Yesterday, I had some friends over for a play date and tea. During our chitchat, the topic of how to clean veggies came up and I felt inspired to write this little ditty about the dirty dozen and to share with you how I clean my produce. It’s so important to take the time to clean your fruits and veggies, here’s why:
Every year the Environmental working group releases a shopper’s guide to pesticides. Apples top its annual “Dirty Dozen” list of fruits and vegetables with the highest pesticide residue for the third year in a row.
Check out the “Dirty Dozen:”
- Bell peppers
- Nectarines (imported)
- Cherry tomatoes
- Hot peppers
Among the worst offenders are apples, strawberries and grapes. Things my kids eat all the time!
Additionally, the EWG added a “plus” category for the second year, noting two items—domestically-grown summer squash, plus kale and collards—that, though they didn’t meet Dirty Dozen standards, were commonly contaminated with extremely toxic pesticides. These “organophosphates”, dangerous to the nervous system, were phased out of agricultural use in the 1970s and ’80s, but still linger in many farm fields.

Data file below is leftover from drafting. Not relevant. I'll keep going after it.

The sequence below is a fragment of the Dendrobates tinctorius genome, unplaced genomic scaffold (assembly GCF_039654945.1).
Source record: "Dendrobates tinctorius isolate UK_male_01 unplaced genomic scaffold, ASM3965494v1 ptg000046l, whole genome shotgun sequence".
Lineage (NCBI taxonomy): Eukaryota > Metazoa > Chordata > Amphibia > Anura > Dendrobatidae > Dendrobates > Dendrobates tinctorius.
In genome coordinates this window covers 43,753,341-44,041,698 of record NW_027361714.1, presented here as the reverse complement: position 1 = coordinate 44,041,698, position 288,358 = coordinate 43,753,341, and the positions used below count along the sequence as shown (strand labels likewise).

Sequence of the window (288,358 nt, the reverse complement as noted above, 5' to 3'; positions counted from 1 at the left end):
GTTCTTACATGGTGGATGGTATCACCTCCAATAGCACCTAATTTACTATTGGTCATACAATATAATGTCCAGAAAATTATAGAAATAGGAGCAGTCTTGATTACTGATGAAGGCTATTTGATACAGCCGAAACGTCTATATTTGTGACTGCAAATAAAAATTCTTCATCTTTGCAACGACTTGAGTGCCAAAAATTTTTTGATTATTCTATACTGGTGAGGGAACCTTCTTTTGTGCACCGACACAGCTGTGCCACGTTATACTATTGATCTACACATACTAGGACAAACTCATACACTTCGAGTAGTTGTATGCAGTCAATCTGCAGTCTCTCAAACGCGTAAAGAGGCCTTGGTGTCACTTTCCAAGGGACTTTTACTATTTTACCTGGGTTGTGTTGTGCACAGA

There is, however, good news. There is a “Clean fifteen.” These offer hope to those of us that cannot always afford organic. Many of the safest foods have naturally protective coating, like onions and papayas.
Check out the “Clean Fifteen:”
- Sweet peas (frozen, since they’re more readily available)
- Sweet potatoes
I wonder why potatoes are contaminated while sweet potatoes are not?
The good news? According to the EWG, “The health benefits of a diet rich in fruits and vegetables outweigh the risks of pesticide exposure.”
Besides pesticides, there can be many different kinds of bacteria on your produce. Remember, your watermelon goes on the same conveyor belt as your raw chicken. If you don’t wash the watermelon, the chicken goop can sit on it, seeping under the rind and into the part that you eat.
So how should you clean your produce? My doctor’s office told me that washing with water should do the trick but, 5 years ago, Andrea at the health food store introduced me to the following way to clean produce. Here is how I recommend cleaning your veggies:
- Wash your hands and counter with soap and water.
- In a bowl, make a solution of: 1- cup water with 1- cup regular distilled vinegar and 1 tbs. baking soda (a sizzle happens when it’s added. It’s fun for the kids to watch). Add grape seed extract, 20 drops and mix.
- Put it into a clean spray bottle ( I also use this to clean my countertops)
- Put veggies in a bowl, fill with water and add some veggie spray (3-4 squirts)
- Soak for 2-3 minutes
- Rinse under running water and store.
Washing fresh produce is one of the best ways to minimize exposure to pesticides and food born illnesses. It only takes an extra couple of minutes to protect your health, so remember to wash up!